Hale v. State

Annotate this Case

561 S.E.2d 70 (2002)

274 Ga. 863


No. S02A0069.

Supreme Court of Georgia.

March 11, 2002.

Robert J. Storms, Decatur, for appellant.

J. Tom Morgan, Dist. Atty., Barbara B. Conroy, Asst. Dist. Atty., Thurbert E. Baker, Atty. Gen., Ruth M. Bebko, Asst. Atty. Gen., for appellee.

HUNSTEIN, Justice.

Appellant Daniel Hale was convicted of murder and possession of a firearm by a convicted felon arising out of the murder of Charles Crowe and sentenced to life in prison.[1] He contends that his trial counsel was *71 ineffective and that the trial court erred by not charging the jury on voluntary manslaughter. Finding no reversible error, we affirm.

1. The jury was authorized to find that on the morning of the murder the victim repossessed appellant's car and took it to Atlanta Locators. Appellant went to Atlanta Locators and asked to retrieve his belongings from the car. The owner of Atlanta Locators asked the victim to watch appellant remove his belongings. After appellant carried items from his car and placed them in another vehicle, he retrieved a gun and fatally shot the victim twice in the back of the head and once in the shoulder. Appellant contended at trial that he shot the victim because he believed the victim was about to assault him.

Reviewing the evidence in the light most favorable to the verdict, we conclude that a rationale trier of fact could have found appellant guilty of each crime charged beyond a reasonable doubt. Jackson v. Virginia, 443 U.S. 307, 99 S. Ct. 2781, 61 L. Ed. 2d 560 (1979).

2. Appellant contends the trial court erroneously denied his motion for new trial on ineffective assistance grounds. We disagree. To prove ineffective assistance of counsel, appellant must establish that counsel's performance fell below a reasonable standard of reasonableness and that the deficient performance so prejudiced the defense that there is a reasonable likelihood that absent counsel's errors, the outcome of the trial would have been different. Strickland v. Washington, 466 U.S. 668, 104 S. Ct. 2052, 80 L. Ed. 2d 674 (1984); Allen v. State, 271 Ga. 502(2), 521 S.E.2d 190 (1999).

Trial counsel was retained by appellant and testified at the motion for new trial hearing that he met with appellant numerous times to discuss trial strategy and possible defenses and met with appellant's family for the same reason. Although counsel knew that appellant suffered from a heart condition and diabetes, he testified that he saw no reason to question appellant's mental condition. Moreover, we find the record presents no evidence that counsel had information which should have raised doubt in his mind regarding appellant's competency to stand trial or indicated that appellant may have lacked the mental capacity to commit the crimes. Appellant's own expert testified that she found no evidence that appellant was incompetent at the time of his trial and that her evaluation of appellant and his testimony at trial show that he knew the difference between right and wrong at the time of the shooting. Appellant has thus failed to show that counsel's performance was deficient or a substantial likelihood that a psychiatric evaluation would have had any effect on the outcome of the trial. See Barber v. State, 236 Ga.App. 294(4), 512 S.E.2d 48 (1999).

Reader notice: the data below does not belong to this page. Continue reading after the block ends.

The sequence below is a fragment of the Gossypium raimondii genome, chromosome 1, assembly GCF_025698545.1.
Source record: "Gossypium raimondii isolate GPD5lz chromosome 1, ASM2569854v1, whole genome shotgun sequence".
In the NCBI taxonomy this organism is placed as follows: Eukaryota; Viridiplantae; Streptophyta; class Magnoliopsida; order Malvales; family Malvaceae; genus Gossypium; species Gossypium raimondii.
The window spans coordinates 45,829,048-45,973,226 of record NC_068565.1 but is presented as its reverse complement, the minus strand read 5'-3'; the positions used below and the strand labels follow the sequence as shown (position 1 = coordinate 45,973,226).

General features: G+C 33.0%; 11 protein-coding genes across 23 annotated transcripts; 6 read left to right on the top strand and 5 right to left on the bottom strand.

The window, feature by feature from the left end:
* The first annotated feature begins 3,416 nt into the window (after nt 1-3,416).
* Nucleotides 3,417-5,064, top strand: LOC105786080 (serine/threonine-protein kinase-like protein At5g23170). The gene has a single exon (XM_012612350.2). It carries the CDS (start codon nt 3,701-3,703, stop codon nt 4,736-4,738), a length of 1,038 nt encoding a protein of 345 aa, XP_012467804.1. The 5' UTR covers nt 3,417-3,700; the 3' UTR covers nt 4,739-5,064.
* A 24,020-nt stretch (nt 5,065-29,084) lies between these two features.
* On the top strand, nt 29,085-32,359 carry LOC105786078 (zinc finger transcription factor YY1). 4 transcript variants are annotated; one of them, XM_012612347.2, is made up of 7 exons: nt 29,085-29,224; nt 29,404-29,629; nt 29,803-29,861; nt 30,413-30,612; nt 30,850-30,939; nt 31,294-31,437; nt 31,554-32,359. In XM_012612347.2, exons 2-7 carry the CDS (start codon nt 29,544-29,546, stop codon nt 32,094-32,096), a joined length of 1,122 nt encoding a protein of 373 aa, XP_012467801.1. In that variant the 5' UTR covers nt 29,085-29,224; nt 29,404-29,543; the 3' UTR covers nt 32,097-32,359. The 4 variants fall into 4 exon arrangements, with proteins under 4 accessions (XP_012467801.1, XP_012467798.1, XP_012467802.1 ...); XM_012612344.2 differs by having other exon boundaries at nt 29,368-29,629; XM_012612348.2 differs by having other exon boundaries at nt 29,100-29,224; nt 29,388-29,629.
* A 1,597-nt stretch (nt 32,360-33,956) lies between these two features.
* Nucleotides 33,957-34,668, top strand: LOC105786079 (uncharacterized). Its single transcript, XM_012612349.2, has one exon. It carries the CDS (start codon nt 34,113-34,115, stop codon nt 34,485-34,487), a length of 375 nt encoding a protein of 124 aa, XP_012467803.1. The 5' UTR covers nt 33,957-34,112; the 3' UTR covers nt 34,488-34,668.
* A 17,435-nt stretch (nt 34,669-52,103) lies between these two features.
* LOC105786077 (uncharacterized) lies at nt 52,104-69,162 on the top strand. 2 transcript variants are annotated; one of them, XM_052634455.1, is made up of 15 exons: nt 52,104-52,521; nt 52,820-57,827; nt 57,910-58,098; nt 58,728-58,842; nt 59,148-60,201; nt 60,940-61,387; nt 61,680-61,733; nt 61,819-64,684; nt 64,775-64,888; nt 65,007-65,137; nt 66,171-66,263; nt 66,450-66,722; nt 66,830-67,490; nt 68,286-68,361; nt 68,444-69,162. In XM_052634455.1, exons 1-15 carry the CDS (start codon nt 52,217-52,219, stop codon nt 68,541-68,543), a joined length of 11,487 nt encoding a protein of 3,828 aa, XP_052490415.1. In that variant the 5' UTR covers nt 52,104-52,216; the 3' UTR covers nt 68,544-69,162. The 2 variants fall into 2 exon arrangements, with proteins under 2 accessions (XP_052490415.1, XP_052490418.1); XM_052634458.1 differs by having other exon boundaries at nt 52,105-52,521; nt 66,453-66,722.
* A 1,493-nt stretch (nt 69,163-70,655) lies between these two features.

3. The trial court did not err in denying appellant's request to charge the jury on voluntary manslaughter. A charge of voluntary manslaughter is required if "there [is] any evidence, however slight, to support a finding by the jury that the elements of the offense had been proved." (Footnote omitted). Holsey v. State, 271 Ga. 856, 863(10), 524 S.E.2d 473 (1999). Appellant testified that he shot the victim because he feared the victim was about to attack him with a screwdriver and the trial court properly charged the jury regarding self-defense. There was no evidence that appellant shot the victim as the result of passion arising from a serious provocation. Nor was there any evidence that appellant was "so influenced and excited that he reacted passionately rather than simply in an attempt to defend *72 himself." (Footnote omitted.) Worthem v. State, 270 Ga. 469, 471, 509 S.E.2d 922 (1999).

Judgment affirmed.

All the Justices concur.


[1] The crimes occurred on December 17, 1999. Hale was indicted by the DeKalb County grand jury on April 27, 2000 for malice murder, two counts of felony murder and possession of a firearm during the commission of a crime. After a jury trial on June 20-23, 2000, he was found guilty on all counts. Hale was sentenced as a recidivist to life without parole on the malice murder count and a consecutive five year sentence on the possession of a firearm count. The trial court vacated the two felony murder convictions by operation of law. OCGA ยง 16-1-7. Hale filed a motion for new trial on July 14, 2000 and an amended motion for new trial on August 1, 2001. The amended motion for new trial was denied on August 14, 2001. A notice of appeal was filed on September 10, 2001, the appeal was docketed in this Court on September 27, 2001 and submitted for decision on the briefs.